go to top
A newsstand displays Saturday papers including Nepszabadsag daily, Budapest, Hungary, Oct. 8, 2016 (AP photo by Andras Nagy).

How Orban Redrew Hungary’s Media Map to Solidify His Power

Tuesday, March 7, 2017

On a Saturday morning in October 2016, the website of Nepszabadsag, Hungary’s leading political daily and one of its longest-running publications, went offline. Its staff had been packing all week, preparing to move to a new office building, and so they suspected a technical glitch was to blame. But they soon began to text each other frantically: Some were unable to sign into their emails, and others had received hand-delivered letters from the paper’s owner, Mediaworks, notifying them of their suspension from work.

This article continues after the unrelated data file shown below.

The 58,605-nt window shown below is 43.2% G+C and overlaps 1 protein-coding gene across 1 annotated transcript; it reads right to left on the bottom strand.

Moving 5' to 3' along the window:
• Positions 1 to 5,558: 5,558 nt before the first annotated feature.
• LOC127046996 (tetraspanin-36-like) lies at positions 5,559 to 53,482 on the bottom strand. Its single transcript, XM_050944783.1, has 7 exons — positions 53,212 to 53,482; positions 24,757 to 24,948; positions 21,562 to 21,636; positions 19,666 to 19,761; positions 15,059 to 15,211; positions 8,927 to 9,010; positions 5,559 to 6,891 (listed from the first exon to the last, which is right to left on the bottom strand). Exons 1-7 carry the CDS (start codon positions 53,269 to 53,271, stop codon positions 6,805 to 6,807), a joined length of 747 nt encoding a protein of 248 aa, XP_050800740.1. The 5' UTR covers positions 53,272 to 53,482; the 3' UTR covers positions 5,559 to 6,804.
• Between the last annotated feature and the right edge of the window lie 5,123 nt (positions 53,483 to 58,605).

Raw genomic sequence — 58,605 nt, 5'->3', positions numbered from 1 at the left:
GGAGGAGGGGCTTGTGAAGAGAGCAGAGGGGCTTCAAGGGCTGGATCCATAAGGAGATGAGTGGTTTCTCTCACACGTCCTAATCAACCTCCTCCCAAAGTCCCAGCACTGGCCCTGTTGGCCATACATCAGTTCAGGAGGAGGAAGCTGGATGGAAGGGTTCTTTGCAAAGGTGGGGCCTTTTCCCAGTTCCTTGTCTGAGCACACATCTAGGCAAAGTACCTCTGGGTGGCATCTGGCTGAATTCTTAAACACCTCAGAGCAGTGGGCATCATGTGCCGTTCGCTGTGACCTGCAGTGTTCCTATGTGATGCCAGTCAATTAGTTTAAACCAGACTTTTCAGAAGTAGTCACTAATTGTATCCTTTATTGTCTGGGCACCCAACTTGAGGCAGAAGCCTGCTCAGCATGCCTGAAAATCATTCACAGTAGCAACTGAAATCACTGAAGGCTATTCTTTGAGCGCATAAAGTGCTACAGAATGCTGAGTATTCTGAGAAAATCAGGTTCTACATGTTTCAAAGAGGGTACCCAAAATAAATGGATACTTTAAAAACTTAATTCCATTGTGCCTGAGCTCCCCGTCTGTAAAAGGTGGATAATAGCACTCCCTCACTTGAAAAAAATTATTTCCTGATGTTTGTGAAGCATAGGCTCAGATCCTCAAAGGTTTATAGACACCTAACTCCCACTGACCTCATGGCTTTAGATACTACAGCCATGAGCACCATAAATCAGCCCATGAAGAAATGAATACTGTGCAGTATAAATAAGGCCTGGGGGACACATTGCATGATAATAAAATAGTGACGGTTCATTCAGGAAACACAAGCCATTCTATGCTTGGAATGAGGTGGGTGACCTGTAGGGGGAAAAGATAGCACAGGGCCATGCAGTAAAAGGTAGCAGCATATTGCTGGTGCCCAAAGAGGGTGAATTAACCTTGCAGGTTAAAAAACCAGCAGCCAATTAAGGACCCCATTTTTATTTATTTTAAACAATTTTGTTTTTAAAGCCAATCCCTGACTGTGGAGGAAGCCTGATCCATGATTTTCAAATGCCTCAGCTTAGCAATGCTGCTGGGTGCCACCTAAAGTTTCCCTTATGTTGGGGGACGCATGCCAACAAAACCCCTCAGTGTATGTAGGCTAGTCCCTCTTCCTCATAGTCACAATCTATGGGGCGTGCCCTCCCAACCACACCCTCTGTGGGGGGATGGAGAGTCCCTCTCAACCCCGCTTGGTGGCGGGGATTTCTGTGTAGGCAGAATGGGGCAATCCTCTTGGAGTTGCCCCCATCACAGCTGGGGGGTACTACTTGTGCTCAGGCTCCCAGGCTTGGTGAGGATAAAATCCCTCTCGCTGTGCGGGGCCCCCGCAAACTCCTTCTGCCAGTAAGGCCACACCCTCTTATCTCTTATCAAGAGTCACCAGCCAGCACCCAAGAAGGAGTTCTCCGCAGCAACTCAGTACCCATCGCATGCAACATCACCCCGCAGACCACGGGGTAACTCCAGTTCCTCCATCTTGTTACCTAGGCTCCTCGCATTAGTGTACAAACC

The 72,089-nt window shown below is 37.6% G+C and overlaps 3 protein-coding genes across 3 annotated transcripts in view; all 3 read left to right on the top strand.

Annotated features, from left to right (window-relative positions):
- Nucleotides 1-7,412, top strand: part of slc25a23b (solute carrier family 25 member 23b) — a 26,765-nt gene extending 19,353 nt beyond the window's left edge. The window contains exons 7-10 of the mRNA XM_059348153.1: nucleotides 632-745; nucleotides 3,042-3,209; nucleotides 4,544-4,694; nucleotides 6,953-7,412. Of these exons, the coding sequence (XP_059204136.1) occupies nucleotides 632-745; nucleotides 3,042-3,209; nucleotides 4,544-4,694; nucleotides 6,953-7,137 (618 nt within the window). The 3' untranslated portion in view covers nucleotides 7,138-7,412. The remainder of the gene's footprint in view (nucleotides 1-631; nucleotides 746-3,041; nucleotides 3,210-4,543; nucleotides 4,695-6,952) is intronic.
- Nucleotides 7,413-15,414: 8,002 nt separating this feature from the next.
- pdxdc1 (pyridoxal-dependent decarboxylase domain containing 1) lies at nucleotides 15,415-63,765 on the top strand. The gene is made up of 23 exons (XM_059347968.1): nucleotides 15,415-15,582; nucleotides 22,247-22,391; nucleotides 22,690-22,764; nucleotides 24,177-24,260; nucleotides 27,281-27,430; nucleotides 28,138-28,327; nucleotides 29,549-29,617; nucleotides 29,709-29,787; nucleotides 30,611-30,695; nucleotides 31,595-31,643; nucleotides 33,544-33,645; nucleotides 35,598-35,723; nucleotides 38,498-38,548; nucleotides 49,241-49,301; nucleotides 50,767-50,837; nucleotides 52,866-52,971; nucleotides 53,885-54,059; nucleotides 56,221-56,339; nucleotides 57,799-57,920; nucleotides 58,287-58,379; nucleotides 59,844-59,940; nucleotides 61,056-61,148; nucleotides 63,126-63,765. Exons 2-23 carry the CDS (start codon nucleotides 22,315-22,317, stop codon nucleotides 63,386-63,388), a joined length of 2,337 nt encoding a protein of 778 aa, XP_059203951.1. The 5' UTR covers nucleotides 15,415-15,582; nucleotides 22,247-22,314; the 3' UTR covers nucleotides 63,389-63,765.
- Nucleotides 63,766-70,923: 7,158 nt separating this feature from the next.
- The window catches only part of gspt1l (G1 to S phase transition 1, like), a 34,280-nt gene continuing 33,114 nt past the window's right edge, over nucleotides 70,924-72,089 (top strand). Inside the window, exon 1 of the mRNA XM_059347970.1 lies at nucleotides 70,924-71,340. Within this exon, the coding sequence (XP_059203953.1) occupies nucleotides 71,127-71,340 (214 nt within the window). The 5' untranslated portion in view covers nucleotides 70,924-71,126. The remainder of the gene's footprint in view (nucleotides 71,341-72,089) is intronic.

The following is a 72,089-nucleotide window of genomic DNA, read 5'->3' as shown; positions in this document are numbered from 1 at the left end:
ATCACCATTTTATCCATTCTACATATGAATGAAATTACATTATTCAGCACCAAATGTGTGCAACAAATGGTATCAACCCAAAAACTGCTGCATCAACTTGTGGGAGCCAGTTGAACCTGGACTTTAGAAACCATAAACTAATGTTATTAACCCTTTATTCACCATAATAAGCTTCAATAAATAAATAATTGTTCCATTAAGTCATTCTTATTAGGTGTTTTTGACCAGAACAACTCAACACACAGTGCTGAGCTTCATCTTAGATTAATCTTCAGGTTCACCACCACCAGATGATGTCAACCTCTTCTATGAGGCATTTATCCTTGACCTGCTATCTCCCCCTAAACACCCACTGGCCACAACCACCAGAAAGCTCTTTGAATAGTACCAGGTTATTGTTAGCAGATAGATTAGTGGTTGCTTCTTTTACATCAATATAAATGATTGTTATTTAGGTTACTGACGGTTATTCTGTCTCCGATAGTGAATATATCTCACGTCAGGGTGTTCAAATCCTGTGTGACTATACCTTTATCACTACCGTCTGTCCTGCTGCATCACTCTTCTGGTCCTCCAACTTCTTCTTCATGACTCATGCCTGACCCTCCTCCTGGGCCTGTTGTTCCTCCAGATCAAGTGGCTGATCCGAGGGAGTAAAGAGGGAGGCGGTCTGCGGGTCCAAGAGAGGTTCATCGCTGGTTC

By late afternoon, the website was back online, with a message stating that the publication had been suspended “until the creation and implementation of a new concept.” Two weeks later, Nepszabadsag was sold; the new owner, who allegedly has ties to the Hungarian government, had no intention of resuscitating it. The paper was shut down soon thereafter. ...

To read more,

enter your email address then choose one of the three options below.

Subscribe to World Politics Review and you'll receive instant access to 10,000+ articles in the World Politics Review Library, along with new comprehensive analysis every weekday . . . written by leading topic experts.